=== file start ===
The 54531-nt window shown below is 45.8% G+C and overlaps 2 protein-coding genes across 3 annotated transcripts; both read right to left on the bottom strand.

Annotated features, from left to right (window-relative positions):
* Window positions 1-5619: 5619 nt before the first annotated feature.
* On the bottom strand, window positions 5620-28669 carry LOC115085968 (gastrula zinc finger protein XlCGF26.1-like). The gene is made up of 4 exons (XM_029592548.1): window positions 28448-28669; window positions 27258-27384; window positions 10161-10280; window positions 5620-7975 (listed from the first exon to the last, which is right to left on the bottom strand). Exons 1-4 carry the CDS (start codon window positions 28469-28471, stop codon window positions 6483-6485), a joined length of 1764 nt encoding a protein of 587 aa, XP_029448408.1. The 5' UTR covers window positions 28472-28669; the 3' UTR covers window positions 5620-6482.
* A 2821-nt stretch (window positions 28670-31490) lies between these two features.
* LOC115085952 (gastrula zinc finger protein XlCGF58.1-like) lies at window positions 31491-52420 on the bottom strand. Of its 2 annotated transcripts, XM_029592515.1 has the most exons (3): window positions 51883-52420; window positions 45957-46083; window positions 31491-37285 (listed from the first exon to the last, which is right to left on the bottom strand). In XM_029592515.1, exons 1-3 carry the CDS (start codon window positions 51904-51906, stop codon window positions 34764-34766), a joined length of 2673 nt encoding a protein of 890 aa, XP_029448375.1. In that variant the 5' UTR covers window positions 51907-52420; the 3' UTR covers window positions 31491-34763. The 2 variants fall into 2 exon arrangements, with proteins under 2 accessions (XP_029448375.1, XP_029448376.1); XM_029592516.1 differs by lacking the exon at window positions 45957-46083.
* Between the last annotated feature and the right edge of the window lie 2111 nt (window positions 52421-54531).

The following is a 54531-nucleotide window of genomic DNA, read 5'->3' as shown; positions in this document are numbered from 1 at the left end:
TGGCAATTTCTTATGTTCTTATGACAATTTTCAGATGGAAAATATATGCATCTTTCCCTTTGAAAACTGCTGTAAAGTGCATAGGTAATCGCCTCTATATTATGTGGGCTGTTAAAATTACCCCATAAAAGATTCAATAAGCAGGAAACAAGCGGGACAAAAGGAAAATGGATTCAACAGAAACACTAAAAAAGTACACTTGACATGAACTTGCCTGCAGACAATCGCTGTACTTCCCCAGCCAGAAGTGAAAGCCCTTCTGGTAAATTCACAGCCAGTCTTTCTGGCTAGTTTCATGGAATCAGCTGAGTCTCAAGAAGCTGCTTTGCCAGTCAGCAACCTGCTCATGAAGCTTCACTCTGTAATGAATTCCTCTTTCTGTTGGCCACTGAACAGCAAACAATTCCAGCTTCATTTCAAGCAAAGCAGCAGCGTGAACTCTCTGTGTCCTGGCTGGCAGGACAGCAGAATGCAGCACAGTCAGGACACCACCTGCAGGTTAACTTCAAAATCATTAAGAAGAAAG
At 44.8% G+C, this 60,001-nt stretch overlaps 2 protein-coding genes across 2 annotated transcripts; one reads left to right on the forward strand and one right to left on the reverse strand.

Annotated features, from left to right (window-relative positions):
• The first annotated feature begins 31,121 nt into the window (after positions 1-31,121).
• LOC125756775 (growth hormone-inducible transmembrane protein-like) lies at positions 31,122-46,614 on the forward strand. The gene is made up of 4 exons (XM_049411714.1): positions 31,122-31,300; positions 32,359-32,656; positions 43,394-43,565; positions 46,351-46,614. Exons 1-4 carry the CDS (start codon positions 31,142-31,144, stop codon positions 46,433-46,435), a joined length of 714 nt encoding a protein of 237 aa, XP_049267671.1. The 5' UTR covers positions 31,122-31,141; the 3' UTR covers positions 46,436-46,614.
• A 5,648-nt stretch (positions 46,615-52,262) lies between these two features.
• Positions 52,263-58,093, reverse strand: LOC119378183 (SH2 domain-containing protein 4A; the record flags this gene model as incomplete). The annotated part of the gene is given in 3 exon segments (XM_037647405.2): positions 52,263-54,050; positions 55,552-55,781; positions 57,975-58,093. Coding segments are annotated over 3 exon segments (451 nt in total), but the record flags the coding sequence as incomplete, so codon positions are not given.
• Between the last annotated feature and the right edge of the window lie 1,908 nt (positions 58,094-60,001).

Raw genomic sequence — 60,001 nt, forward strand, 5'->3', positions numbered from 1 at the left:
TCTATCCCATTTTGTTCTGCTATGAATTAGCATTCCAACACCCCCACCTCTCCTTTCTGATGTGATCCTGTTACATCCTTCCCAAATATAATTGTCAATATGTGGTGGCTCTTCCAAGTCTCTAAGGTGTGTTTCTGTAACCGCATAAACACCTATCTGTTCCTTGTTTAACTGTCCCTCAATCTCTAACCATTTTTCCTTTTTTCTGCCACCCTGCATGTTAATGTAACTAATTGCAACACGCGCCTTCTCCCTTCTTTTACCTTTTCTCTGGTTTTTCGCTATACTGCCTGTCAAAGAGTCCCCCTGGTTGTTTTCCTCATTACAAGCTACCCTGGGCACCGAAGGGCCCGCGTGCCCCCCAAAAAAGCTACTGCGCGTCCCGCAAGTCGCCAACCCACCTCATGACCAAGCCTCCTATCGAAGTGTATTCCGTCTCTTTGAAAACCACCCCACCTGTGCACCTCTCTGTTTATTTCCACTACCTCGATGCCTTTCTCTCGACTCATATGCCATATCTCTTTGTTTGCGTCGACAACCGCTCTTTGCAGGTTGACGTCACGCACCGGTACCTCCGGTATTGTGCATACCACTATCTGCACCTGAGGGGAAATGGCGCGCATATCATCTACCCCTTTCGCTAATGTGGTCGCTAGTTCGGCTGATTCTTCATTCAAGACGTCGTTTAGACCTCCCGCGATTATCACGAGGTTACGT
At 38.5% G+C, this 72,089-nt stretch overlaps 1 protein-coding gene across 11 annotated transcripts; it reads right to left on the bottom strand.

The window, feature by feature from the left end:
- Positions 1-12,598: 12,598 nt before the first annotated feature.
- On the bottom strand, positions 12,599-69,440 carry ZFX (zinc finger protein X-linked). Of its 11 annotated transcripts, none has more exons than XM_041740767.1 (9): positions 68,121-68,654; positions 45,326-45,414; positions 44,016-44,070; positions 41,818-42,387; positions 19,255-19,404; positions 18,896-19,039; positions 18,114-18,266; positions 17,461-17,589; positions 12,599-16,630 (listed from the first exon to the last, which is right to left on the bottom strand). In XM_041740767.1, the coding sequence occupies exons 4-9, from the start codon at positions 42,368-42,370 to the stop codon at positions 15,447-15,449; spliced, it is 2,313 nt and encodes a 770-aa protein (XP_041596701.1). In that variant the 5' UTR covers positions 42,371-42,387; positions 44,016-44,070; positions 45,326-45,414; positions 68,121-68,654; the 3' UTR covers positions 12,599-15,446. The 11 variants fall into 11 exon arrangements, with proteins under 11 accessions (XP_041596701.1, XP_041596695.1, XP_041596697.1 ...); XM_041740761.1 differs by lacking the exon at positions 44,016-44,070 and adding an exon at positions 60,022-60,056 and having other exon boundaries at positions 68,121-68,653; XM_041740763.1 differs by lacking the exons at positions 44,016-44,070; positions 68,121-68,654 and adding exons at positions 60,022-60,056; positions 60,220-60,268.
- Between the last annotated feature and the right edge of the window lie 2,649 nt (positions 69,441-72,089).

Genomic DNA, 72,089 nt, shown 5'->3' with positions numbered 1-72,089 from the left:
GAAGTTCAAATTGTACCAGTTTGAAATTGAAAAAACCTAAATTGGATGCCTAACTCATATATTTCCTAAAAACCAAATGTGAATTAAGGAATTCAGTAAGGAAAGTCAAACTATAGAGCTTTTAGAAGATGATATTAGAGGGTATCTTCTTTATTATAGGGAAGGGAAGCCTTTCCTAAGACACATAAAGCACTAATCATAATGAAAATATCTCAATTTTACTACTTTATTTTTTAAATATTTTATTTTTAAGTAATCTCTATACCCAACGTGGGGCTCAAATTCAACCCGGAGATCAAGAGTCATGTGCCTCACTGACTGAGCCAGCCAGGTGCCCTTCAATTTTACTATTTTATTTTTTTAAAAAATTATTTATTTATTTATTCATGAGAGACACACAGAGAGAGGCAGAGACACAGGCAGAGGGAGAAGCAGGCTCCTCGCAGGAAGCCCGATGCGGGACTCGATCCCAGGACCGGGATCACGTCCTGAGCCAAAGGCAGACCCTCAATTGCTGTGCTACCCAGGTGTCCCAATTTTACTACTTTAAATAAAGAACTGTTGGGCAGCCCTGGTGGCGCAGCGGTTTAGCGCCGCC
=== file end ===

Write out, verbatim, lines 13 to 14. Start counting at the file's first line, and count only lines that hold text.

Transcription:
• LOC125756775 (growth hormone-inducible transmembrane protein-like) lies at positions 31,122-46,614 on the forward strand. The gene is made up of 4 exons (XM_049411714.1): positions 31,122-31,300; positions 32,359-32,656; positions 43,394-43,565; positions 46,351-46,614. Exons 1-4 carry the CDS (start codon positions 31,142-31,144, stop codon positions 46,433-46,435), a joined length of 714 nt encoding a protein of 237 aa, XP_049267671.1. The 5' UTR covers positions 31,122-31,141; the 3' UTR covers positions 46,436-46,614.
• A 5,648-nt stretch (positions 46,615-52,262) lies between these two features.